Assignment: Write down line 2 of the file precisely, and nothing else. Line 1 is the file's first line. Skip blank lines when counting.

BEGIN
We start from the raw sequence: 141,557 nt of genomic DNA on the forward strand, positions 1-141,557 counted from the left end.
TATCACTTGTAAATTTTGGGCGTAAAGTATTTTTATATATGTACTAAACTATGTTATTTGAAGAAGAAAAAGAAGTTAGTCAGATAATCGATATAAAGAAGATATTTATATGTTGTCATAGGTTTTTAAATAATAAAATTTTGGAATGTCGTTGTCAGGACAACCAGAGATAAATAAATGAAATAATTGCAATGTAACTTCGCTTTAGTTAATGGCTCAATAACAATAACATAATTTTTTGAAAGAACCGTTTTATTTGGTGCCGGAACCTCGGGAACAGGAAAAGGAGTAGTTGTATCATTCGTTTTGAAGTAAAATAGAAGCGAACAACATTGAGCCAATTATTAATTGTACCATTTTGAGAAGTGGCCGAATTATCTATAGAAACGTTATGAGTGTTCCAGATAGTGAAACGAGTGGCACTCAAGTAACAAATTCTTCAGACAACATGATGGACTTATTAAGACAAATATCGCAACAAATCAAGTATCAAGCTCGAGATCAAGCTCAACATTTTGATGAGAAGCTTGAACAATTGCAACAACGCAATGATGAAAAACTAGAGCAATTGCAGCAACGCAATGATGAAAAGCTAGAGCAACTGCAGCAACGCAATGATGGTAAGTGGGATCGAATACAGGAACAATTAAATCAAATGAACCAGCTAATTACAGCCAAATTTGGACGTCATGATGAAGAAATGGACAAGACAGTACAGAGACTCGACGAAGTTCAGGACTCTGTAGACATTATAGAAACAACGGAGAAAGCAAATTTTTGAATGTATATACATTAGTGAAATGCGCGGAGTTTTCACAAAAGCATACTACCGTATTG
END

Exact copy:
TATCACTTGTAAATTTTGGGCGTAAAGTATTTTTATATATGTACTAAACTATGTTATTTGAAGAAGAAAAAGAAGTTAGTCAGATAATCGATATAAAGAAGATATTTATATGTTGTCATAGGTTTTTAAATAATAAAATTTTGGAATGTCGTTGTCAGGACAACCAGAGATAAATAAATGAAATAATTGCAATGTAACTTCGCTTTAGTTAATGGCTCAATAACAATAACATAATTTTTTGAAAGAACCGTTTTATTTGGTGCCGGAACCTCGGGAACAGGAAAAGGAGTAGTTGTATCATTCGTTTTGAAGTAAAATAGAAGCGAACAACATTGAGCCAATTATTAATTGTACCATTTTGAGAAGTGGCCGAATTATCTATAGAAACGTTATGAGTGTTCCAGATAGTGAAACGAGTGGCACTCAAGTAACAAATTCTTCAGACAACATGATGGACTTATTAAGACAAATATCGCAACAAATCAAGTATCAAGCTCGAGATCAAGCTCAACATTTTGATGAGAAGCTTGAACAATTGCAACAACGCAATGATGAAAAACTAGAGCAATTGCAGCAACGCAATGATGAAAAGCTAGAGCAACTGCAGCAACGCAATGATGGTAAGTGGGATCGAATACAGGAACAATTAAATCAAATGAACCAGCTAATTACAGCCAAATTTGGACGTCATGATGAAGAAATGGACAAGACAGTACAGAGACTCGACGAAGTTCAGGACTCTGTAGACATTATAGAAACAACGGAGAAAGCAAATTTTTGAATGTATATACATTAGTGAAATGCGCGGAGTTTTCACAAAAGCATACTACCGTATTG